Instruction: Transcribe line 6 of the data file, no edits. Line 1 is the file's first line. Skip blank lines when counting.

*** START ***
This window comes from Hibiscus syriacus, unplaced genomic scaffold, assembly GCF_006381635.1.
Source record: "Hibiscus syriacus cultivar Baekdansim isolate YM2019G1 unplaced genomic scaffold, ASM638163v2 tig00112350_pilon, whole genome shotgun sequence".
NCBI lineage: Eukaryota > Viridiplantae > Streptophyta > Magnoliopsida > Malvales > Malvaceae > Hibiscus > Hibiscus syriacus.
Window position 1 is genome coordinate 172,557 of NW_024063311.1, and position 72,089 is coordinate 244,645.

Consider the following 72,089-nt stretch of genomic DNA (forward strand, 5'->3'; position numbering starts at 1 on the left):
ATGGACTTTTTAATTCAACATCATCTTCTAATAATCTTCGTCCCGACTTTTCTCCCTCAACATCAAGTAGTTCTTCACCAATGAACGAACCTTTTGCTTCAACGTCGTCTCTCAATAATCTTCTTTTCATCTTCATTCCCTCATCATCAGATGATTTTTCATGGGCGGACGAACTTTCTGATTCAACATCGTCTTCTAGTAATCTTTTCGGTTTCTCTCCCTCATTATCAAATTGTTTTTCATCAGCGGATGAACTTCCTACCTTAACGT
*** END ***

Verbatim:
ATGGACTTTTTAATTCAACATCATCTTCTAATAATCTTCGTCCCGACTTTTCTCCCTCAACATCAAGTAGTTCTTCACCAATGAACGAACCTTTTGCTTCAACGTCGTCTCTCAATAATCTTCTTTTCATCTTCATTCCCTCATCATCAGATGATTTTTCATGGGCGGACGAACTTTCTGATTCAACATCGTCTTCTAGTAATCTTTTCGGTTTCTCTCCCTCATTATCAAATTGTTTTTCATCAGCGGATGAACTTCCTACCTTAACGT